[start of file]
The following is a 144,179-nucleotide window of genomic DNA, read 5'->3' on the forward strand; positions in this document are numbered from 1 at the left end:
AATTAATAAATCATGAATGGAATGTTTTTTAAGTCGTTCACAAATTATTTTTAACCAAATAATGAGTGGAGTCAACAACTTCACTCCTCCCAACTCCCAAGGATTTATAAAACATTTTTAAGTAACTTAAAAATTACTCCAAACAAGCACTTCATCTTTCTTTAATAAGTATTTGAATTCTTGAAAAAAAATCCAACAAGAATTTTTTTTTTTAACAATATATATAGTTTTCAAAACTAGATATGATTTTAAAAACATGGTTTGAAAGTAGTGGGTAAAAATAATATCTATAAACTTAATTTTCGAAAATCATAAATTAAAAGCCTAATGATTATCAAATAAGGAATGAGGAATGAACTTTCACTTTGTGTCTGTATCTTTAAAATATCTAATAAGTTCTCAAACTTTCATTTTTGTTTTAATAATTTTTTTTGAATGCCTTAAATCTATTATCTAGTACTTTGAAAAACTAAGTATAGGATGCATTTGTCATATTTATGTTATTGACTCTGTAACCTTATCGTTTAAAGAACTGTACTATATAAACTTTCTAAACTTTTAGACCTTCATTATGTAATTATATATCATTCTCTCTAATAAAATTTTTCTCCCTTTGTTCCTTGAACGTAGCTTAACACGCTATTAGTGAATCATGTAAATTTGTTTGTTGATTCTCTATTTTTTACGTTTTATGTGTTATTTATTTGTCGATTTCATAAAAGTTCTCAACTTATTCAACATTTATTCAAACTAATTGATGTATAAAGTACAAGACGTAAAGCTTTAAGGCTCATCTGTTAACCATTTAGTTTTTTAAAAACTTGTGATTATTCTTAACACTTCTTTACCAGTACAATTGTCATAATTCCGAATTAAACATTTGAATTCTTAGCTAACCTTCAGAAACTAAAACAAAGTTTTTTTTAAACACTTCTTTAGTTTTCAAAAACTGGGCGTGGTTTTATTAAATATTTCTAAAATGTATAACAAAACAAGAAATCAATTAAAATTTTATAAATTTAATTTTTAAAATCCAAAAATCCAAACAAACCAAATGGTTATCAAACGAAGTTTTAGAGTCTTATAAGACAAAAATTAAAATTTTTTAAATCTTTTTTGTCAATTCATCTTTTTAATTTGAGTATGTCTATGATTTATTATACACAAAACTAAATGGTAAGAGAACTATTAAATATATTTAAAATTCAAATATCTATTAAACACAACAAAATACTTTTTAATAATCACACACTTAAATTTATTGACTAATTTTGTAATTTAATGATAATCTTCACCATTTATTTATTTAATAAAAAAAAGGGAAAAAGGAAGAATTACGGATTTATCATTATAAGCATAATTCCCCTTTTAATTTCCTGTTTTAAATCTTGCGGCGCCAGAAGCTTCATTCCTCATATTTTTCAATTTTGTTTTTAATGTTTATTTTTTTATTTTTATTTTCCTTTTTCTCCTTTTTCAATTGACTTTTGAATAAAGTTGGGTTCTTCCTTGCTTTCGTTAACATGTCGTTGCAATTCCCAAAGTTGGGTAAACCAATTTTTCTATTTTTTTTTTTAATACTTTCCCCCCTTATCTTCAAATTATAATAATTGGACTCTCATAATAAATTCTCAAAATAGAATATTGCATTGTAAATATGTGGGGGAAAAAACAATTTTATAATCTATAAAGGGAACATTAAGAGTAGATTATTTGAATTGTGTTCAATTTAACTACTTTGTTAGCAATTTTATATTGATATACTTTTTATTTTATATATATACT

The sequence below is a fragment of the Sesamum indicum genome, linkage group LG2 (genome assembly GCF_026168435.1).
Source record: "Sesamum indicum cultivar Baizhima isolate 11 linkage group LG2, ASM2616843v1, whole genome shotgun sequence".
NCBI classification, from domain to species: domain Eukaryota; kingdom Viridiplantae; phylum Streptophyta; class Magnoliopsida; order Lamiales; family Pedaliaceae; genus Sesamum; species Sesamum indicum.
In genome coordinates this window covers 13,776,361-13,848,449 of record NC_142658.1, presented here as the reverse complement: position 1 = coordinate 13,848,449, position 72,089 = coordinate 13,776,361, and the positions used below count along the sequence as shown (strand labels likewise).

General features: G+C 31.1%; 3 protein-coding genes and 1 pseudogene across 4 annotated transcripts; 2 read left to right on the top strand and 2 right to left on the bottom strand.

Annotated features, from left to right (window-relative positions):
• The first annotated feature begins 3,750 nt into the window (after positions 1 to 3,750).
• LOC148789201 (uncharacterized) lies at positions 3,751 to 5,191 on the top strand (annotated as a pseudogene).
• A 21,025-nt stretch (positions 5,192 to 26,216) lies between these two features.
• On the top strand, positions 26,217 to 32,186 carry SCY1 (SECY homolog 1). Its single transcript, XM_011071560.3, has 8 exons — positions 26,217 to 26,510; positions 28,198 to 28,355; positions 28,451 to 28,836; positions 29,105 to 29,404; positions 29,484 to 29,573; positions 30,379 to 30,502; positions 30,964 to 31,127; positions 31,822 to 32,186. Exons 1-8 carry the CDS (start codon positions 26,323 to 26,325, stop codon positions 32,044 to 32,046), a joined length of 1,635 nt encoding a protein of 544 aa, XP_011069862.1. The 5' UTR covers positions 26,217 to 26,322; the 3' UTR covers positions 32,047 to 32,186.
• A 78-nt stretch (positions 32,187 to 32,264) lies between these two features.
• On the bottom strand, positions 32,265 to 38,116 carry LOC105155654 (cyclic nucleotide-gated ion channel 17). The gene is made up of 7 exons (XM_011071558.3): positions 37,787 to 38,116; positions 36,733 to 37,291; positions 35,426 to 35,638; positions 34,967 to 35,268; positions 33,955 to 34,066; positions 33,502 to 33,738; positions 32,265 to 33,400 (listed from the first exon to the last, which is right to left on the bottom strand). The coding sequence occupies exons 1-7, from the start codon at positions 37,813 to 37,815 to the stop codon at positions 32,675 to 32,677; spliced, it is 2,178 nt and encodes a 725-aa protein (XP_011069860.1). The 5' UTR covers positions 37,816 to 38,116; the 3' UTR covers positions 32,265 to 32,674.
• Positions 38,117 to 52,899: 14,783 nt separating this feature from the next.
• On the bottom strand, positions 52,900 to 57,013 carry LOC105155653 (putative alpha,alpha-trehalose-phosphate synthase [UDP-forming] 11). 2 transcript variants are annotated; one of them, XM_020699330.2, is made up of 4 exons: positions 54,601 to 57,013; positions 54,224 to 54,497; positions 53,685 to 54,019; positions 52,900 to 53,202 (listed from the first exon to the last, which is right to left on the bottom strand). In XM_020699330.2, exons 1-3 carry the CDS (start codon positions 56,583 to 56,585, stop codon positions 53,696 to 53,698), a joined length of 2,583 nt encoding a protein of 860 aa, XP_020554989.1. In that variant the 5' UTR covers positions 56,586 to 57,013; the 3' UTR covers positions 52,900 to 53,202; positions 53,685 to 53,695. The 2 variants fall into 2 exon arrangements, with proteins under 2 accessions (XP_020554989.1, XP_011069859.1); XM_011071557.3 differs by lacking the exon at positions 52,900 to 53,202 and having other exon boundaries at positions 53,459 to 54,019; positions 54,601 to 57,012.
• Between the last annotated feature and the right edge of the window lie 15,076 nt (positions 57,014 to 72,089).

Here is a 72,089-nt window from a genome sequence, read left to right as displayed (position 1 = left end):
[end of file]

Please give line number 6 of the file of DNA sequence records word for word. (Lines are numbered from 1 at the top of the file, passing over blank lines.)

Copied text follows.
In genome coordinates this window covers 13,776,361-13,848,449 of record NC_142658.1, presented here as the reverse complement: position 1 = coordinate 13,848,449, position 72,089 = coordinate 13,776,361, and the positions used below count along the sequence as shown (strand labels likewise).